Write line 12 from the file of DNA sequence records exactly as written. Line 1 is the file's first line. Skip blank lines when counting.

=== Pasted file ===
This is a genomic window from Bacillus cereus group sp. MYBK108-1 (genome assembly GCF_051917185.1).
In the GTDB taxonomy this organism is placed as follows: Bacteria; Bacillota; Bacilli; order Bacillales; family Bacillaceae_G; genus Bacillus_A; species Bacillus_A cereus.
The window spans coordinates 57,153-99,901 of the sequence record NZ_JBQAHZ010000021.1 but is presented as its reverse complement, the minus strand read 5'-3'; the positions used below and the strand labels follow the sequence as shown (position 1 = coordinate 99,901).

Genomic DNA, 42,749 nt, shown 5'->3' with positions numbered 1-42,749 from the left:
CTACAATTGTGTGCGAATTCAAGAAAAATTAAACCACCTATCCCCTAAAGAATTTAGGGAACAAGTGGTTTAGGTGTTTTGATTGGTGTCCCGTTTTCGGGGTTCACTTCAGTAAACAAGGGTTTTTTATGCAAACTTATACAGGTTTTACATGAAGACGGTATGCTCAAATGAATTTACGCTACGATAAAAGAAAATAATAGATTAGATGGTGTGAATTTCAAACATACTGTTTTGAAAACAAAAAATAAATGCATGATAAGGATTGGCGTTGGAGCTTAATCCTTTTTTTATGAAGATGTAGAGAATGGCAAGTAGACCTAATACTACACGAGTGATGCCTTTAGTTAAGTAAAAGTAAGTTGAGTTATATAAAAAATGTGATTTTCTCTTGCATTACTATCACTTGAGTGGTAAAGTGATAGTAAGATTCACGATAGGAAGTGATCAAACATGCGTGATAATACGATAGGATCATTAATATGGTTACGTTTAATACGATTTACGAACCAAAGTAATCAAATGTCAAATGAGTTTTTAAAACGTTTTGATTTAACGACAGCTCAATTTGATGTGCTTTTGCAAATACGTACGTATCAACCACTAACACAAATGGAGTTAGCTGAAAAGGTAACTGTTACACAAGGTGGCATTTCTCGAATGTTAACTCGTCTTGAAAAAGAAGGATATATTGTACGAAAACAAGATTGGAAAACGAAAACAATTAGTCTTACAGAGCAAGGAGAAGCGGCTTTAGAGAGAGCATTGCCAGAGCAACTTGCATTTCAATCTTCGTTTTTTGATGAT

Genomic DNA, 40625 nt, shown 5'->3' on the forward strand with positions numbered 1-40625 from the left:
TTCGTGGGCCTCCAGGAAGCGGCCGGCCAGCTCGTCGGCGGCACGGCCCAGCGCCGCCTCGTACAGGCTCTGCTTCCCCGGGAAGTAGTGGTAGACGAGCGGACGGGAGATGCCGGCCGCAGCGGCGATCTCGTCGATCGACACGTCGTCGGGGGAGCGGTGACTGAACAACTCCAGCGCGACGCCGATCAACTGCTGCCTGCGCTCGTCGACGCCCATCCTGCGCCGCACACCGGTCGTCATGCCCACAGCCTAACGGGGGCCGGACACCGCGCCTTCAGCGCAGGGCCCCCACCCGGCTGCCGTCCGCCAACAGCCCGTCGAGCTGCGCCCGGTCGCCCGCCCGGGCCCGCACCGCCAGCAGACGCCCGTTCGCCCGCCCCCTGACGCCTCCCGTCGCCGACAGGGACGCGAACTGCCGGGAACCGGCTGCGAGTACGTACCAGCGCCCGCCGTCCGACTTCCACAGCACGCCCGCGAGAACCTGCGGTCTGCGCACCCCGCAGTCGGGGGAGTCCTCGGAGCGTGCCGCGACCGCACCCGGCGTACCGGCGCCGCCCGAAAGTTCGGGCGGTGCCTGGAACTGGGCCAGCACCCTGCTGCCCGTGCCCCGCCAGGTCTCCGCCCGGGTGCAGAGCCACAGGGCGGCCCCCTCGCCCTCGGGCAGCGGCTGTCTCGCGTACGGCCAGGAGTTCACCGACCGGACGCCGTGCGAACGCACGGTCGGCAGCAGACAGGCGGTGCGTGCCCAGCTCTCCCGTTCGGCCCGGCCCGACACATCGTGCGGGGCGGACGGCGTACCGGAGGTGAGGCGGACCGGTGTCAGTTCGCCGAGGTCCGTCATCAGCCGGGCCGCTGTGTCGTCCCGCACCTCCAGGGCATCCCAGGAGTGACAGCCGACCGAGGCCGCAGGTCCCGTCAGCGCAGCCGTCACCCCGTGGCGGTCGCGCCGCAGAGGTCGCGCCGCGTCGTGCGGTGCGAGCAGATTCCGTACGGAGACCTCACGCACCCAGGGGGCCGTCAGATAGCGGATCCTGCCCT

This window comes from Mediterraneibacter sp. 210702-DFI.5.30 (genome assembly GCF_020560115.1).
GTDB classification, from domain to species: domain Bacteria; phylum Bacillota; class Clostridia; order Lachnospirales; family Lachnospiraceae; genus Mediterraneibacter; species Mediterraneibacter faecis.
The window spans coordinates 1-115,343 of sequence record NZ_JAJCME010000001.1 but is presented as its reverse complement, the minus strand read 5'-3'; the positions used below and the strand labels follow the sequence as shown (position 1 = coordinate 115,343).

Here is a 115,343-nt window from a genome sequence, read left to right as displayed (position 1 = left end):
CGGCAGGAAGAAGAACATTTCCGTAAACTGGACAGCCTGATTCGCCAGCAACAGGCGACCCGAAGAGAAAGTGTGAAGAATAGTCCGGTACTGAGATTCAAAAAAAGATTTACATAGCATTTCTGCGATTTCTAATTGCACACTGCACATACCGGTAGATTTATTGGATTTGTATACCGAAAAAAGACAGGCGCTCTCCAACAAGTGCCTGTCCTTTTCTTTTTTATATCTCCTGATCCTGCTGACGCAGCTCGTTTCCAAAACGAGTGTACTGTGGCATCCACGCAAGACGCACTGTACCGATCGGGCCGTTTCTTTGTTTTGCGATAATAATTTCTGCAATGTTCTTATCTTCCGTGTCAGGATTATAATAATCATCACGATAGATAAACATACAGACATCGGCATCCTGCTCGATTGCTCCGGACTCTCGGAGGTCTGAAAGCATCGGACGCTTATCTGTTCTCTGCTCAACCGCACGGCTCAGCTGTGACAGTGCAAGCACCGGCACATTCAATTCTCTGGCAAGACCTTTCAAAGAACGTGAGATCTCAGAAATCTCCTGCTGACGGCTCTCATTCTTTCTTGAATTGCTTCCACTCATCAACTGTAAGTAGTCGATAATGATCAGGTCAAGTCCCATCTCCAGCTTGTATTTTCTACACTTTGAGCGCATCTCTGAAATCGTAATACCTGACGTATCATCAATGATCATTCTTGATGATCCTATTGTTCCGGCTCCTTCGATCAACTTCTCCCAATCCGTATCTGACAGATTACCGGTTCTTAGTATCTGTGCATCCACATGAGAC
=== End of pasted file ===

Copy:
CGGCAGGAAGAAGAACATTTCCGTAAACTGGACAGCCTGATTCGCCAGCAACAGGCGACCCGAAGAGAAAGTGTGAAGAATAGTCCGGTACTGAGATTCAAAAAAAGATTTACATAGCATTTCTGCGATTTCTAATTGCACACTGCACATACCGGTAGATTTATTGGATTTGTATACCGAAAAAAGACAGGCGCTCTCCAACAAGTGCCTGTCCTTTTCTTTTTTATATCTCCTGATCCTGCTGACGCAGCTCGTTTCCAAAACGAGTGTACTGTGGCATCCACGCAAGACGCACTGTACCGATCGGGCCGTTTCTTTGTTTTGCGATAATAATTTCTGCAATGTTCTTATCTTCCGTGTCAGGATTATAATAATCATCACGATAGATAAACATACAGACATCGGCATCCTGCTCGATTGCTCCGGACTCTCGGAGGTCTGAAAGCATCGGACGCTTATCTGTTCTCTGCTCAACCGCACGGCTCAGCTGTGACAGTGCAAGCACCGGCACATTCAATTCTCTGGCAAGACCTTTCAAAGAACGTGAGATCTCAGAAATCTCCTGCTGACGGCTCTCATTCTTTCTTGAATTGCTTCCACTCATCAACTGTAAGTAGTCGATAATGATCAGGTCAAGTCCCATCTCCAGCTTGTATTTTCTACACTTTGAGCGCATCTCTGAAATCGTAATACCTGACGTATCATCAATGATCATTCTTGATGATCCTATTGTTCCGGCTCCTTCGATCAACTTCTCCCAATCCGTATCTGACAGATTACCGGTTCTTAGTATCTGTGCATCCACATGAGAC